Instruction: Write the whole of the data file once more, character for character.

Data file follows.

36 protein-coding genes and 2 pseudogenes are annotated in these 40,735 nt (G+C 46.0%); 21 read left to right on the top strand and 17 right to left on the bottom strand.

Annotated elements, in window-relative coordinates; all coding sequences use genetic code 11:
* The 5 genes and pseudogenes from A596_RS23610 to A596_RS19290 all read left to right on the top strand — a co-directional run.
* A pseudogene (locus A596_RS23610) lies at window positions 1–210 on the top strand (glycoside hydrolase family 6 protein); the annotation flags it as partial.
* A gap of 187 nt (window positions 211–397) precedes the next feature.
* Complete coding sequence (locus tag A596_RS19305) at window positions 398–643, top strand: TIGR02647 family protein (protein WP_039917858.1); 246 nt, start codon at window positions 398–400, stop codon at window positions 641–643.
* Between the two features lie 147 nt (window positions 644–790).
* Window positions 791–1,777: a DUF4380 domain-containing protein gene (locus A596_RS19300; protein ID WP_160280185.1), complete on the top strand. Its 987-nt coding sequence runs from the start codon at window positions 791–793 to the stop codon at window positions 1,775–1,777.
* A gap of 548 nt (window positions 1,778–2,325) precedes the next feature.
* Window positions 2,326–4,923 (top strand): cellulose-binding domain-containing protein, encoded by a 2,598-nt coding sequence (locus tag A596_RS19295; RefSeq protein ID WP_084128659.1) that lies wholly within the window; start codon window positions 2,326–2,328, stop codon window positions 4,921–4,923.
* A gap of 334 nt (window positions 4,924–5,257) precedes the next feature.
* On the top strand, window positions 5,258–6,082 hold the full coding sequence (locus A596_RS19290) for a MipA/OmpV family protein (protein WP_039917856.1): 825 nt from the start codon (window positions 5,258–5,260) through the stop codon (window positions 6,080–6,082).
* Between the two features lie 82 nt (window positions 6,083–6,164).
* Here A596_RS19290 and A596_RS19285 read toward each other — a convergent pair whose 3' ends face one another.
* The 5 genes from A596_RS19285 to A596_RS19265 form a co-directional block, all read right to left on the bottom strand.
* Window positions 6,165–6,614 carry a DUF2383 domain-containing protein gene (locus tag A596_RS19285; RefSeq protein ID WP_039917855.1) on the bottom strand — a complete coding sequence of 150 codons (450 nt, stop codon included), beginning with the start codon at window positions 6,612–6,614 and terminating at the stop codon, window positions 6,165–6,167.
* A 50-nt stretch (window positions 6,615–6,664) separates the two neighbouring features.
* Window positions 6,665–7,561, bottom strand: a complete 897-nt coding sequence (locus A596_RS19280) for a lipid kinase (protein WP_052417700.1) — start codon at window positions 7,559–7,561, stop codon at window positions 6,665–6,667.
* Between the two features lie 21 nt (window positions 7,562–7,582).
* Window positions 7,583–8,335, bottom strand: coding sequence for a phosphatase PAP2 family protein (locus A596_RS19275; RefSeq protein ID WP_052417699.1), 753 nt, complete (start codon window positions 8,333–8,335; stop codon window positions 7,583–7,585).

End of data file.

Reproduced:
36 protein-coding genes and 2 pseudogenes are annotated in these 40,735 nt (G+C 46.0%); 21 read left to right on the top strand and 17 right to left on the bottom strand.

Annotated elements, in window-relative coordinates; all coding sequences use genetic code 11:
* The 5 genes and pseudogenes from A596_RS23610 to A596_RS19290 all read left to right on the top strand — a co-directional run.
* A pseudogene (locus A596_RS23610) lies at window positions 1–210 on the top strand (glycoside hydrolase family 6 protein); the annotation flags it as partial.
* A gap of 187 nt (window positions 211–397) precedes the next feature.
* Complete coding sequence (locus tag A596_RS19305) at window positions 398–643, top strand: TIGR02647 family protein (protein WP_039917858.1); 246 nt, start codon at window positions 398–400, stop codon at window positions 641–643.
* Between the two features lie 147 nt (window positions 644–790).
* Window positions 791–1,777: a DUF4380 domain-containing protein gene (locus A596_RS19300; protein ID WP_160280185.1), complete on the top strand. Its 987-nt coding sequence runs from the start codon at window positions 791–793 to the stop codon at window positions 1,775–1,777.
* A gap of 548 nt (window positions 1,778–2,325) precedes the next feature.
* Window positions 2,326–4,923 (top strand): cellulose-binding domain-containing protein, encoded by a 2,598-nt coding sequence (locus tag A596_RS19295; RefSeq protein ID WP_084128659.1) that lies wholly within the window; start codon window positions 2,326–2,328, stop codon window positions 4,921–4,923.
* A gap of 334 nt (window positions 4,924–5,257) precedes the next feature.
* On the top strand, window positions 5,258–6,082 hold the full coding sequence (locus A596_RS19290) for a MipA/OmpV family protein (protein WP_039917856.1): 825 nt from the start codon (window positions 5,258–5,260) through the stop codon (window positions 6,080–6,082).
* Between the two features lie 82 nt (window positions 6,083–6,164).
* Here A596_RS19290 and A596_RS19285 read toward each other — a convergent pair whose 3' ends face one another.
* The 5 genes from A596_RS19285 to A596_RS19265 form a co-directional block, all read right to left on the bottom strand.
* Window positions 6,165–6,614 carry a DUF2383 domain-containing protein gene (locus tag A596_RS19285; RefSeq protein ID WP_039917855.1) on the bottom strand — a complete coding sequence of 150 codons (450 nt, stop codon included), beginning with the start codon at window positions 6,612–6,614 and terminating at the stop codon, window positions 6,165–6,167.
* A 50-nt stretch (window positions 6,615–6,664) separates the two neighbouring features.
* Window positions 6,665–7,561, bottom strand: a complete 897-nt coding sequence (locus A596_RS19280) for a lipid kinase (protein WP_052417700.1) — start codon at window positions 7,559–7,561, stop codon at window positions 6,665–6,667.
* Between the two features lie 21 nt (window positions 7,562–7,582).
* Window positions 7,583–8,335, bottom strand: coding sequence for a phosphatase PAP2 family protein (locus A596_RS19275; RefSeq protein ID WP_052417699.1), 753 nt, complete (start codon window positions 8,333–8,335; stop codon window positions 7,583–7,585).